USEPA Requires Monitoring and Treatment to Limit and Reduce PFAS in Drinking Water

April 10, 2024

Environmental Law

Today, the U.S. Environmental Protection Agency (USEPA) announced the final National Primary Drinking Water Regulation establishing the first national legally enforceable drinking water standards (Maximum Contaminant Levels or MCLs) for six per- and polyfluoroalkyl substances (PFAS), commonly referred to as “forever chemicals,” including PFOA and PFOS.

Under the final rule, the MCLs for PFOA and PFOS are set at 4.0 parts per trillion (ppt or ng/L). For PFHxS, PFNA, and GenX the MCLs are set at 10 ppt. In addition to the MCLs set for these individual PFAS compounds, the final rule also utilizes a “Hazard Index” MCL where the maximum limit is based on any mixture containing two or more of PFHxS, PFNA, GenX, and PFBS. There is a complex formula for determining the Hazard Index based on the MCLs, which we previously reported on here. USEPA intends to provide water systems with a web-based form that will automatically calculate the Hazard Index to assist with determining compliance. The final rule also prescribes non-enforceable Maximum Contamination Level Goals (MCLGs) for the respective compounds. These MCLGs are summarized along with the comparative enforceable MCL for each compound in the table below.

The final rule requires public water systems to monitor for the above-listed PFAS compounds, with completion of initial monitoring required by 2027, followed by ongoing compliance monitoring. If monitoring shows drinking water levels exceeding the MCLs, public water systems then have five years from the final rule (by 2029) to implement solutions that reduce PFAS contamination. In 2029, public water systems that have PFAS in drinking water that violate one or more of the MCLs must take action to reduce the level of PFAS in their drinking water and must provide notification to the public of the violation.

While there are existing methods available to monitor for the constituents (e.g., method 1633 for PFOA and PFOS), treatment technologies to remove the constituents (e.g., granular activated carbon (GAC), anion exchange resins (AIX), reverse osmosis (RO), and nanofiltration) remain expensive, a significant concern to regulated entities. USEPA estimates that between 6% and 10% of the 66,000 public drinking water systems subject to this rule may have to take action to reach compliance, which is estimated to cost approximately $1.5 billion annually. Notably, there is flexibility in the final rule as USEPA does not dictate how water systems remove the contaminants, allowing systems to determine the best solutions for their community. In some cases, USEPA anticipates allowing systems to close contaminated wells or obtain new uncontaminated sources of drinking water as an alternative to treatment.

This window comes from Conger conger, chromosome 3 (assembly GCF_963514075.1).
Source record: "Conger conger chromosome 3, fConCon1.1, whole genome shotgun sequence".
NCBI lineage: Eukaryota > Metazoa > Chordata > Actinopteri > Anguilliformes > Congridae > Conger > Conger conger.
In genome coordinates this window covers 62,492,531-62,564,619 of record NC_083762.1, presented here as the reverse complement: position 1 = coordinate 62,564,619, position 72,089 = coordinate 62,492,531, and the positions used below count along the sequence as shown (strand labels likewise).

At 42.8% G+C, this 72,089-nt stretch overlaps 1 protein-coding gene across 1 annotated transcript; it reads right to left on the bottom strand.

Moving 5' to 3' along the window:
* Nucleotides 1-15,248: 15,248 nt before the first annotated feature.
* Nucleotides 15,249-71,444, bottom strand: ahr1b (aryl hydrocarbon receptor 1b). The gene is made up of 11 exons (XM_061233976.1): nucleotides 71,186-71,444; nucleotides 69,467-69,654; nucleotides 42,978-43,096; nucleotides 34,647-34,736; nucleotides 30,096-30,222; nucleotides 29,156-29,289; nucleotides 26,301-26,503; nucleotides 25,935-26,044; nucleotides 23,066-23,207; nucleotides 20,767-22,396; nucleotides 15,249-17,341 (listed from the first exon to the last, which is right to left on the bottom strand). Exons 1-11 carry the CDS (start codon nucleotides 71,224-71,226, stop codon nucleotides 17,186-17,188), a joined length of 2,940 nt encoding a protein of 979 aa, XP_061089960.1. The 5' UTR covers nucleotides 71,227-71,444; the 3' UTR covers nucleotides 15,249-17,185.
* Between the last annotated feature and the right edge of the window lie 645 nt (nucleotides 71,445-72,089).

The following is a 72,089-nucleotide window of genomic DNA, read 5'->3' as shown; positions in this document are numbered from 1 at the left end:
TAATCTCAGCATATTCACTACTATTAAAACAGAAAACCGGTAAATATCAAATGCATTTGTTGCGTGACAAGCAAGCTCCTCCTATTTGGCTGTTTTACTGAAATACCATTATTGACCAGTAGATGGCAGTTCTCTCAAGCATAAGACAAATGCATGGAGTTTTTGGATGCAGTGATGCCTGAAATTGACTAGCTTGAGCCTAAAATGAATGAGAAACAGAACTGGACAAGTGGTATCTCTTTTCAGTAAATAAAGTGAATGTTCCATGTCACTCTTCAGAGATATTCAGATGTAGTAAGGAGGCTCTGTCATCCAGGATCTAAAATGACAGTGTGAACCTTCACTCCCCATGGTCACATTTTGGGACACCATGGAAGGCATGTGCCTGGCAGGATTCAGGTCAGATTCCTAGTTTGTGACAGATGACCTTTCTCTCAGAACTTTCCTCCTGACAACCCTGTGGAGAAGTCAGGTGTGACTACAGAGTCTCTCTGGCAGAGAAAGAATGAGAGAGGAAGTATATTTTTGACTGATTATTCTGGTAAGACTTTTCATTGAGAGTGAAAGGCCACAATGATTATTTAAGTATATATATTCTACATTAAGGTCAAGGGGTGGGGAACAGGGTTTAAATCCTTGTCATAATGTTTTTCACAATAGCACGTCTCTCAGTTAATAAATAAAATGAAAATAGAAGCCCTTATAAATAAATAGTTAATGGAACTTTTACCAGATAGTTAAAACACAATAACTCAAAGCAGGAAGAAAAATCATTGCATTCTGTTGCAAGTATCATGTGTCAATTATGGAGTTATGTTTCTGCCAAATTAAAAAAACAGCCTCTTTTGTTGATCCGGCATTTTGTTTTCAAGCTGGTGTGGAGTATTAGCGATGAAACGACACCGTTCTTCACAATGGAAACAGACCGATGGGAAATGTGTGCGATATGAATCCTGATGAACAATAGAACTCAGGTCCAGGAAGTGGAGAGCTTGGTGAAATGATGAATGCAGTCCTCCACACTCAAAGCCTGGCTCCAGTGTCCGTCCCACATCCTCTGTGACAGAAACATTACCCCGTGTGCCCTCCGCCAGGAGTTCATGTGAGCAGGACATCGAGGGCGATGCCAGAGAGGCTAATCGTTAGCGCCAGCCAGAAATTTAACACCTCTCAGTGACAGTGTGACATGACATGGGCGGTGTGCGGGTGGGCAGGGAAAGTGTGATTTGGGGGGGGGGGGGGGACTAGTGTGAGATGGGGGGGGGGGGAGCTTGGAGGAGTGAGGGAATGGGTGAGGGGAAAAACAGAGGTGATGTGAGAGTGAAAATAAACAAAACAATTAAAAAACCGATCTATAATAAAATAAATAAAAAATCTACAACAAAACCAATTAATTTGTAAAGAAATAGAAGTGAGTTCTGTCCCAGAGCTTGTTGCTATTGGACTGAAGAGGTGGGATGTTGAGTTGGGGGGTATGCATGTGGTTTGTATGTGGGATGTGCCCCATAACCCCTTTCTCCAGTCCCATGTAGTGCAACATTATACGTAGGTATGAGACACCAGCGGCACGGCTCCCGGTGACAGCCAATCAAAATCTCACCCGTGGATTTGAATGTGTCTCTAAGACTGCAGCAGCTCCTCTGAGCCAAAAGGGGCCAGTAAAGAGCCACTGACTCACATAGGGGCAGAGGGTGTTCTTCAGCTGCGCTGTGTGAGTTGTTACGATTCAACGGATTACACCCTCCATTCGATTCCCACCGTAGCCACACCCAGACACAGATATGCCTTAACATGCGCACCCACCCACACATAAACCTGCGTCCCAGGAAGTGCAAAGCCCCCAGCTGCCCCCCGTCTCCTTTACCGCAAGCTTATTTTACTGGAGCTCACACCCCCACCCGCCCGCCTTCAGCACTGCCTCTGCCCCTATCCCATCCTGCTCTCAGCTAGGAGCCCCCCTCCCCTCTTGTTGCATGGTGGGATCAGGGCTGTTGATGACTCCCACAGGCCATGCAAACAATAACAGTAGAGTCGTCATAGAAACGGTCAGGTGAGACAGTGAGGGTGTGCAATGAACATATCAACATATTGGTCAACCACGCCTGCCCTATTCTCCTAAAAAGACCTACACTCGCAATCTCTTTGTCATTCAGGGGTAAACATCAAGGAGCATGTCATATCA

For small, rural, and disadvantaged communities, USEPA is poised to provide technical and financial assistance to assist with monitoring and compliance. Through the Bipartisan Infrastructure Law, USEPA is making available $9 billion specifically for tackling PFAS and emerging contaminants ($1 billion of this can be used to assist private well owners). An additional $12 billion is available under the Infrastructure Law for general drinking water improvements. Additionally, USEPA has a nationwide Water Technical Assistance Program to help small, rural, and disadvantaged communities to access federal resources by working directly with water systems to identify challenges like PFAS; develop plans; build technical, managerial, and financial capacity; and apply for water infrastructure funding.

While these requirements are not surprising given the USEPA’s PFAS Strategic Roadmap and the 2023 proposed rulemaking to establish MCLs for PFAS (previously reported here), actions required for public water systems under the final rule are likely going to require significant investment of money, time, and human effort. Downey Brand is closely monitoring this effort, as well as the myriad of other federal and state rulemakings, including: inclusion of PFAS chemicals as hazardous waste under the federal Resource Conservation and Recovery Act and California’s own proposed drinking water standards. For any questions about California or USEPA’s efforts to regulate PFAS, please contact us.